JavaFX 1.2 迁移指南(英文)

发表于: 2009年06月13日 类别:JAVAFX技术, JavaFX编程
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本文经授权转载自Stephen Chin的英文文章The Definitive 1.2 Migration Guide中文翻译参见这里

Below is the JavaFX 1.2 migration guide written by Stephen Chin. The original article can be found on his blog I post his article here for readers who cannot visit Stephen’s blog due to networking problem. Steve, thanks a lot for allowing me to share it here. The Chinese translation can be found here.

The Definitive 1.2 Migration Guide

by Stephen Chin

If you have made it this far, you are a serious JavaFX hacker!  This section covers the most common language, functionality, and API changes that you will encounter when migrating applications from JavaFX 1.1.  If you notice anything that is not covered, feel free to add it in the comments and I will update the guide as appropriate.


  • JavaFX 1.2 is not binary compatible – If you use any jars or third-party JavaFX libraries (such as JFXtras), they must be recompiled for the new release or you will get compilation errors.  Speaking of JFXtras, a new version which has been updated for JavaFX 1.2 is nearly ready, and will be announced here when it is complete!
  • All internal-only APIs are broken – More details broken out by section below, but if you rely on any impl_ or com.sun packages, your code will definitely need to be updated.
  • Linux and Solaris are now supported – This is more of a feature than a migration issue, but if you have users on multiple platforms you can now proudly state that Linux is supported.

Language Changes:

  • No more variable shadowing in nested blocks – It previously was valid to name a variable the same in both the inner and outer block of an expression.  The variable in the inner block would simply replace the one in the outer.  However, this will throw a compiler error in JavaFX 1.2.  The fix is simple…  just use a different variable name.
  • Use Mixins instead of Multiple Inheritance – JavaFX no longer supports multiple inheritance.  Instead you can extend one class and as many mixins as you like.  Mixins are like interfaces in Java, except they can have variables and implementations that are shared by all the classes that extend them.  The only change you have to make in your application to start using mixins is to add the mixin keyword when you define a new class like this:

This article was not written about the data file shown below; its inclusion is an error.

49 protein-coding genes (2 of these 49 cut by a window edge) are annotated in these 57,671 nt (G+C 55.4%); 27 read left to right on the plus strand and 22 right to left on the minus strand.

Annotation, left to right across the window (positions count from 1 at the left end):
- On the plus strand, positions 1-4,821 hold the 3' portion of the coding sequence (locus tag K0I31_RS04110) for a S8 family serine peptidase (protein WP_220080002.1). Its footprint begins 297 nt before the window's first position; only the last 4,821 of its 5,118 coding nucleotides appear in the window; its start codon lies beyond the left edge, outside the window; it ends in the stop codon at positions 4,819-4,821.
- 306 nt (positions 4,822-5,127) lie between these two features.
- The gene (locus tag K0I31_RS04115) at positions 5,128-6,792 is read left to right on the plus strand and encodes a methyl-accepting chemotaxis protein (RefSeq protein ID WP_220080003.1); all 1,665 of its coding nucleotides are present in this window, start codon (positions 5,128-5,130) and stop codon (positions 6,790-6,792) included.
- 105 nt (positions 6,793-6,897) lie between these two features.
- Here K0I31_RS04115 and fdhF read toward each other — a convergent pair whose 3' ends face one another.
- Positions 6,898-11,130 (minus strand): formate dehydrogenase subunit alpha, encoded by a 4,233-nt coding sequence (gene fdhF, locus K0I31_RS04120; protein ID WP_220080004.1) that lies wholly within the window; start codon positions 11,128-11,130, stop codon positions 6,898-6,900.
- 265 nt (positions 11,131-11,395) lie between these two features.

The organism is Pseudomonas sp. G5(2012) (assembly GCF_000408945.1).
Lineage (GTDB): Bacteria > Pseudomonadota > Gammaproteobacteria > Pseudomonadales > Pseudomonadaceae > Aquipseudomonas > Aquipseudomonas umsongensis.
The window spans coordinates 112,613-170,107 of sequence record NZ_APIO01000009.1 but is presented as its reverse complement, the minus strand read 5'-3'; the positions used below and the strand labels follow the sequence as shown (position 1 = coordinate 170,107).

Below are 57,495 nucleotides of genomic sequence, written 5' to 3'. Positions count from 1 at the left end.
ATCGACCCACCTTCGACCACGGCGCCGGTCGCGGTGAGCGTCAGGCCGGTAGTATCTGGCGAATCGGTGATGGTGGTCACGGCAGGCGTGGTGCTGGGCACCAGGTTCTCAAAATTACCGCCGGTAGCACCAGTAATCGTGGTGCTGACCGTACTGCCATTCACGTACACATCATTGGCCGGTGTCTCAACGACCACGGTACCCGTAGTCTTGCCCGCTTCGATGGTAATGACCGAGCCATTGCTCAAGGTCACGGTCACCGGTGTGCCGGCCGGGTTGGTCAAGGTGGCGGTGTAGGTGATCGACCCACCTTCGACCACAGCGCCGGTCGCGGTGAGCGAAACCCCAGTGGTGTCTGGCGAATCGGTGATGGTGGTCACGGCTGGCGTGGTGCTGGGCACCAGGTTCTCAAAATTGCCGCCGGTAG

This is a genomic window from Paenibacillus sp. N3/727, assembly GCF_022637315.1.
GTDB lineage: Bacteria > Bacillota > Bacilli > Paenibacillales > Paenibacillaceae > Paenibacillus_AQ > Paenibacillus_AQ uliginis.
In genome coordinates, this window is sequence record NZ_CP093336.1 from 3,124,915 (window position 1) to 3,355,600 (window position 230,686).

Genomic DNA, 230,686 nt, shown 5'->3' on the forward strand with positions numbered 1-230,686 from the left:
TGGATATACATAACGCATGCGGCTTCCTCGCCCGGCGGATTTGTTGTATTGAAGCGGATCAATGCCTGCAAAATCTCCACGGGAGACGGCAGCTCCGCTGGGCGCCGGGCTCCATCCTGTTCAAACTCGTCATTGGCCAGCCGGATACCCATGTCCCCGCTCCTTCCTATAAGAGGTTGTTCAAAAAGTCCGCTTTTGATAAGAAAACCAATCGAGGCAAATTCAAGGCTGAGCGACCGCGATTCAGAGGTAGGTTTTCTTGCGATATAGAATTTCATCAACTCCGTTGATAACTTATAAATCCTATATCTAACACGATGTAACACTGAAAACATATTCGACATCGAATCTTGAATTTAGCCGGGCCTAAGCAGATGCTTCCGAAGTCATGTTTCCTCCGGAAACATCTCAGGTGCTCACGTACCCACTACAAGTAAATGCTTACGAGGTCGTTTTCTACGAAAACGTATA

public mixin class Resizable { /* variables and functions here */ }
  • Commas are required in sequences – Sequences now require commas between elements (except those that end in braces).  This is a little less convenient, but actually a very good thing, because it avoids several language pitfalls that were hard to track down before.

Node Changes:

  • Node.boundsInScene is gone – This was removed for performance reasons, fortunately there is an easy replacement that offers the same functionality:
  • Node.focusable -> Node.focusTraversable – Small API change, but good to know when you get the compilation error on focusable not found.  This is part of a larger focus fix where any Node that is visible, focusTraversable, and not disabled will be eligible for focus (a key listener is no longer required).
  • CustomNode.create() gets called before init – Previously the CustomNode create() method would get called after init and before postinit.  Now that it gets called even earlier than init, some of your code may not work correctly.  Make sure that any variables you are depending upon in the create() method are either initialized inline or have a bind declaration so they get updated once set.
  • SwingControl.enabled -> Node.disable – There is a new disable flag on the Node class that is used universally across all controls to enable or disable them.  This conflicted with the old SwingControl.enabled variable, which has now been removed.
  • Rectangle2D -> Bounds – All references to Rectangle2D have been changed to the new javafx.geometry.Bounds class, which may have a ripple effect through your code.

Layout Changes:

  • min/max/pref -> getters – All of the Resizable methods (minimumWidth, minimumHeight, maximumWidth, maximumHeight, preferredWidth, preferredHeight) have been replace with function getters (getMinWidth, getMinHeight, getMaxWidth, getMaxHeight, getPrefWidth, getPrefHeight respectively).  The prefWidth/Height functions take an extra parameter, which is the amount of space in the opposite dimension.  This is very useful for doing height or width constrained layouts, such as Flows, but can be ignored by passing -1.
  • impl_layoutX/Y -> layoutX/Y – The impl_layoutX and impl_layoutY methods have been replaced with official layoutX and layoutY variables.  It is recommended that you use these variables over translateX/Y if you are moving nodes into position.
  • impl_requestLayout() -> requestLayout() – The requestLayout function has similarly moved from an internal to a public API.
  • impl_layout -> doLayout() – Rather than having a function to set the layout on, you now override Parent.doLayout().
  • Panel class added for declarative layouts – If you are looking for a functional alternative to Container, take a look at the new Panel class, which lets you set the layout declaratively.  It also has variables to override the default min/max/pref values without subclassing Container.